Having demonstrated, that in experimental panic, subjective fear/discomfort is more correlated to respiratory sensations than to cognitions, we provide support for the idea that respiratory control, rather than cognitions, plays a major role in the pathophysiology of panic. An interesting hypothesis put forward by Klein some years ago (Klein, 1993; Preter and Klein, 2008) inferred that PAs might derive from an abnormal ‘suffocation alarm’, an evolved, survival–oriented, inner physiological mechanism that erroneously signals the lack of useful air and the danger of impending suffocation, thus leading to urgency to breathe.

If, indeed, from an evolutionary point of view, panic emerged as an emotion to alert the subject of a biological danger, then it seems logical that a subjective sensation of panic (or discomfort) goes along with the severity of respiratory sensations. This is exactly what we observed in our results, which perfectly fit the core idea proposed by Klein, but also fit the function of emotions as expressed by such authors as Damasio (1999) and Panksepp (1998).

One apparent peculiarity of our results may need further comment. We observed that, in the high condition, ‘feeling of choking’ was the best predictor of the fear/discomfort score while ‘sensation of shortness of breath’ appeared to be a poor predictor (Figure 1). The opposite behavior was observed in the low condition. The importance of choking in predicting the eVAAS score increased with the dose while the importance of shortness of breath decreased. Recently, Ietsugu et al (2007) examined the relationship between the severity of PA and individual symptoms reported by a clinical sample. Shortness of breath was a predictor of moderate severity of PAs, while choking was a good predictor of high severity. Our results in experimental panic seem to be in line with Ietsugu's results in clinical panic. It may be proposed that the feeling of choking is more closely related to a stronger sense of suffocation, which is more likely to be evoked by the higher doses, while the sensation of shortness of breath may reflect milder symptoms of dyspnea.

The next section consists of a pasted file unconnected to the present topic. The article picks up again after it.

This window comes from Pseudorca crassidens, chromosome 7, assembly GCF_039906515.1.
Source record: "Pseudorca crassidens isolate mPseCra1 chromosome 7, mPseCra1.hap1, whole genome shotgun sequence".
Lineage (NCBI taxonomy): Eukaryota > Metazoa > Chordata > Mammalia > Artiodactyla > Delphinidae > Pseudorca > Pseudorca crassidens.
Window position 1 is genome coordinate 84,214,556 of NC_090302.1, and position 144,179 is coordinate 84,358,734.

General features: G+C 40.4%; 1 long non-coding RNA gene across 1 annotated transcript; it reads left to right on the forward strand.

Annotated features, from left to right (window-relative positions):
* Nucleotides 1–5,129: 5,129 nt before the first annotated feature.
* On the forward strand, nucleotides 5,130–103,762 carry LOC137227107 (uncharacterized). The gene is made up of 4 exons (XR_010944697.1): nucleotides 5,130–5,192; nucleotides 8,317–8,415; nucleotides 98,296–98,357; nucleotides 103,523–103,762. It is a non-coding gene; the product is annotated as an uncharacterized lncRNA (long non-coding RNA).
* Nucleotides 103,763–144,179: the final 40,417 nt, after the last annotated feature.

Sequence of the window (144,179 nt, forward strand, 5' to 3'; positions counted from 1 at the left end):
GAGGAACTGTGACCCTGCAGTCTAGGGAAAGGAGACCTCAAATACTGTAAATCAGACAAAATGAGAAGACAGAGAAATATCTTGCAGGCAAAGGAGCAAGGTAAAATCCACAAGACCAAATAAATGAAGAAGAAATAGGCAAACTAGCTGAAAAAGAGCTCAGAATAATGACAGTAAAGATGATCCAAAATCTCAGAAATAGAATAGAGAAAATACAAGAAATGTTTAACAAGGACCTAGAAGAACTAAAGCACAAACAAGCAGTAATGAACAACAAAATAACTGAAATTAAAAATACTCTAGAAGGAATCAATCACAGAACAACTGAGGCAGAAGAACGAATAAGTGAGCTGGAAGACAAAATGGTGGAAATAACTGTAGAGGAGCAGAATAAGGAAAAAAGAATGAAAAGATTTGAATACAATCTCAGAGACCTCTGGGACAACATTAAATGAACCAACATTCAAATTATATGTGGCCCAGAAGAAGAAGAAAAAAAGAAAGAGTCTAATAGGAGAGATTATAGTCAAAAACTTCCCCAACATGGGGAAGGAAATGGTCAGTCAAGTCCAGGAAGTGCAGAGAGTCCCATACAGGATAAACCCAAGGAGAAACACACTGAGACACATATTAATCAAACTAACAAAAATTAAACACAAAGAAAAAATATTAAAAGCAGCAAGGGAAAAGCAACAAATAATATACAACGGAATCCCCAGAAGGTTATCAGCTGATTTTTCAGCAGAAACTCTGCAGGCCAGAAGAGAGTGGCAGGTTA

In conclusion, the present study explored the phenomenology of an experimental model of panic in healthy volunteers. We found that the discrete clusters of symptoms observed in this study were similar to those elicited in naturally occurring panic. Consistent with the idea that respiration plays a crucial role in the pathophysiology of panic, we found that respiratory symptoms best predicted the subjective state defined in the DSM IV criteria for panic.